ESDU 07011
Damping of structural vibrations by acoustic radiation.
Abstract:
Damping of real structures, such as panels, can be caused by different mechanisms of energy dissipation. Sound radiation from a vibrating, elastic body is a loss of energy and represents damping of the motion of the body. Damping due to acoustic radiation is significant for thin plates and lightweight sandwich structures. Knowledge of damping is important in the estimation of the vibratory stress response of a resonant mode in structures subjected to random excitation. Equivalent viscous modal damping ratios are required in the estimation of stress at the fundamental or low order modes in panels which are liable to acoustic fatigue. In this Item modal damping, due to acoustic radiation, is defined in terms of the specific damping capacity, which is related to the sound radiation efficiency, a measure of how well a panel radiates sound. The resonant modes of a simplysupported, isotropic, rectangular panel in an infinite baffle are considered in the context of specific damping capacity, which can also be related to the loss factor and the equivalent viscous damping ratio.
Values of specific damping capacity (as well as equivalent viscous damping ratio) are given for sixteen modes (up to m = 4, n = 4) for rectangular panels with different geometry. Design curves from which the specific damping capacity for a particular mode can be estimated are presented for rectangular, simplysupported panels and can be used for any material of the panel. Each design curve, dependent only on aspect ratio of the panel, is presented as a relation between a nondimensional parameter, Δ_{mn}, for the (m,n) mode and a scaling factor, H. The nondimensional parameter, Δ_{mn}, is proportional to the specific damping capacity multiplied by the product of the ratio of the sound velocity in the plate material to the velocity of sound in the fluid and the ratio of the fluid density to the density of the panel material. The scaling factor, H, is essentially the nondimensional thickness of the panel (thickness/ square root of panel area) multiplied by the ratio of the sound velocity in the plate to the sound velocity in the fluid. Hence, the specific damping capacity for a panel of the required geometry can be estimated from the design curves, if the material properties of the panel, such as Young's modulus, density and Poisson's ratio, as well as the density of the surrounding fluid and the velocity of sound in the fluid, are known. Additionally, for the special case of rectangular panels made from a typical aluminium alloy design curves are presented, representing a direct relationship between the equivalent viscous damping ratio and the dimensionless thickness for 16 modes (up to m = 4, n = 4).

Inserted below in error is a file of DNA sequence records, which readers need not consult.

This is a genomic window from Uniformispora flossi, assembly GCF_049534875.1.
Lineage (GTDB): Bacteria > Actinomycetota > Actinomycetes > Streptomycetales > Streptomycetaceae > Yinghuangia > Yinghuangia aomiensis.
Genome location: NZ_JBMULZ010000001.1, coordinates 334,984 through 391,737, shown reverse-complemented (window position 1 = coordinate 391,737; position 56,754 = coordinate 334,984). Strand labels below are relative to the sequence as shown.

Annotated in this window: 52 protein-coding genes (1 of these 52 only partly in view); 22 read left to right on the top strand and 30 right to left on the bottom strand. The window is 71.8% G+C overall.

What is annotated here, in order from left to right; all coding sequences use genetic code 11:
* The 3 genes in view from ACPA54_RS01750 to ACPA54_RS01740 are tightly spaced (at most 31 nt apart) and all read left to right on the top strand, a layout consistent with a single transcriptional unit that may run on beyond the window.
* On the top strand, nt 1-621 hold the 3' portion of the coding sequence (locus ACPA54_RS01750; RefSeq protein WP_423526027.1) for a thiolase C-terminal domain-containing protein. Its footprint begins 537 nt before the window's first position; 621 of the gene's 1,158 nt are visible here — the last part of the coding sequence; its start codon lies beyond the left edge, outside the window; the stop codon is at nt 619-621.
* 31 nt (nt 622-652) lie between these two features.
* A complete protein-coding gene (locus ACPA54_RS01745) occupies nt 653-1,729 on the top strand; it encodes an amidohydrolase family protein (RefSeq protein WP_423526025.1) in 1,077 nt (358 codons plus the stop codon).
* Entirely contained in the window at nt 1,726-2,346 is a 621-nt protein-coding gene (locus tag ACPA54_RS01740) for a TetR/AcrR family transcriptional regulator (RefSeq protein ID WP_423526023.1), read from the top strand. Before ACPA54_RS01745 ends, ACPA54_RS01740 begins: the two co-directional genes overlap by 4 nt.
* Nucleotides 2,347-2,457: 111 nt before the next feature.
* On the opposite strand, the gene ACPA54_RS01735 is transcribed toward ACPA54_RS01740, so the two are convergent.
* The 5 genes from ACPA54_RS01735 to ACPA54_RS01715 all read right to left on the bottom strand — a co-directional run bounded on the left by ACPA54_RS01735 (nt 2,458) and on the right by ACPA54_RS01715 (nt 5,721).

The most significant damping occurs at the fundamental mode (1, 1) for a wide range of the dimensionless panel thickness and aspect ratios. In the case of mode (1, 1) the equivalent viscous damping ratio maintains a constant value within a wide range of the dimensionless plate thickness for a particular aspect ratio. This constant value of the damping ratio increases with the aspect ratio. The equivalent viscous damping ratio can reach for the majority of modes maximum values comparable to those of the fundamental mode, but only within a limited range of the dimensionless panel thickness. Besides the mode (1, 1), only the modes (3, 1) and (1, 3) exhibit constant damping ratios within a relatively wide range of panel thickness.
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Data Item ESDU 07011  

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 Aerodynamics
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